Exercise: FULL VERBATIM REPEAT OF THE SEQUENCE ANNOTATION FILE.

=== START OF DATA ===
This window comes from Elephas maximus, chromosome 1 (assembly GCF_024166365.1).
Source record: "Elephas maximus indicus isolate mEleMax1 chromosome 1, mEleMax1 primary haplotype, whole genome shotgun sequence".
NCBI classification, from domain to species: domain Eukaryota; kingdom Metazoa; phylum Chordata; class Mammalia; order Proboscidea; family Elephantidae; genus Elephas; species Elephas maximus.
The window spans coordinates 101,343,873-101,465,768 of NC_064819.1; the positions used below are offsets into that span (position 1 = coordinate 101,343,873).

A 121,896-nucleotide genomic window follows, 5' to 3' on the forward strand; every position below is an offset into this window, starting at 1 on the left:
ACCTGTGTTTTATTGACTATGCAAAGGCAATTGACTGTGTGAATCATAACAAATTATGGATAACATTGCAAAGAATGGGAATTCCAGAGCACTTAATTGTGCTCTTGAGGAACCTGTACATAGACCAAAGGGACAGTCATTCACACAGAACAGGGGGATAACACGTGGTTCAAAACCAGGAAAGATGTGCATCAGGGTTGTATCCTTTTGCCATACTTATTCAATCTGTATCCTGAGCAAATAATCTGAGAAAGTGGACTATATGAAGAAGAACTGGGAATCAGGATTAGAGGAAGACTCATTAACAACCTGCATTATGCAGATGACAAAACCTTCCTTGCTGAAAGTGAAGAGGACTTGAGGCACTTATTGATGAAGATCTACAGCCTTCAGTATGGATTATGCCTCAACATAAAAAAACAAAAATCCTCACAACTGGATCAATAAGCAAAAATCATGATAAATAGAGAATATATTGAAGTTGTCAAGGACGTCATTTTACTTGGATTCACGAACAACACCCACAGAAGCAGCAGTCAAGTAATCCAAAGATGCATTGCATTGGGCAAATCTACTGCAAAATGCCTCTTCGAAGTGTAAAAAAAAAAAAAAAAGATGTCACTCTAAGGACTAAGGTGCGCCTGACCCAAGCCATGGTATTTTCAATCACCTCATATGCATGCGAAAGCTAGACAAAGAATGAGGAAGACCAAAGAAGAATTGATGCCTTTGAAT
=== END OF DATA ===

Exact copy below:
This window comes from Elephas maximus, chromosome 1 (assembly GCF_024166365.1).
Source record: "Elephas maximus indicus isolate mEleMax1 chromosome 1, mEleMax1 primary haplotype, whole genome shotgun sequence".
NCBI classification, from domain to species: domain Eukaryota; kingdom Metazoa; phylum Chordata; class Mammalia; order Proboscidea; family Elephantidae; genus Elephas; species Elephas maximus.
The window spans coordinates 101,343,873-101,465,768 of NC_064819.1; the positions used below are offsets into that span (position 1 = coordinate 101,343,873).

A 121,896-nucleotide genomic window follows, 5' to 3' on the forward strand; every position below is an offset into this window, starting at 1 on the left:
ACCTGTGTTTTATTGACTATGCAAAGGCAATTGACTGTGTGAATCATAACAAATTATGGATAACATTGCAAAGAATGGGAATTCCAGAGCACTTAATTGTGCTCTTGAGGAACCTGTACATAGACCAAAGGGACAGTCATTCACACAGAACAGGGGGATAACACGTGGTTCAAAACCAGGAAAGATGTGCATCAGGGTTGTATCCTTTTGCCATACTTATTCAATCTGTATCCTGAGCAAATAATCTGAGAAAGTGGACTATATGAAGAAGAACTGGGAATCAGGATTAGAGGAAGACTCATTAACAACCTGCATTATGCAGATGACAAAACCTTCCTTGCTGAAAGTGAAGAGGACTTGAGGCACTTATTGATGAAGATCTACAGCCTTCAGTATGGATTATGCCTCAACATAAAAAAACAAAAATCCTCACAACTGGATCAATAAGCAAAAATCATGATAAATAGAGAATATATTGAAGTTGTCAAGGACGTCATTTTACTTGGATTCACGAACAACACCCACAGAAGCAGCAGTCAAGTAATCCAAAGATGCATTGCATTGGGCAAATCTACTGCAAAATGCCTCTTCGAAGTGTAAAAAAAAAAAAAAAAGATGTCACTCTAAGGACTAAGGTGCGCCTGACCCAAGCCATGGTATTTTCAATCACCTCATATGCATGCGAAAGCTAGACAAAGAATGAGGAAGACCAAAGAAGAATTGATGCCTTTGAAT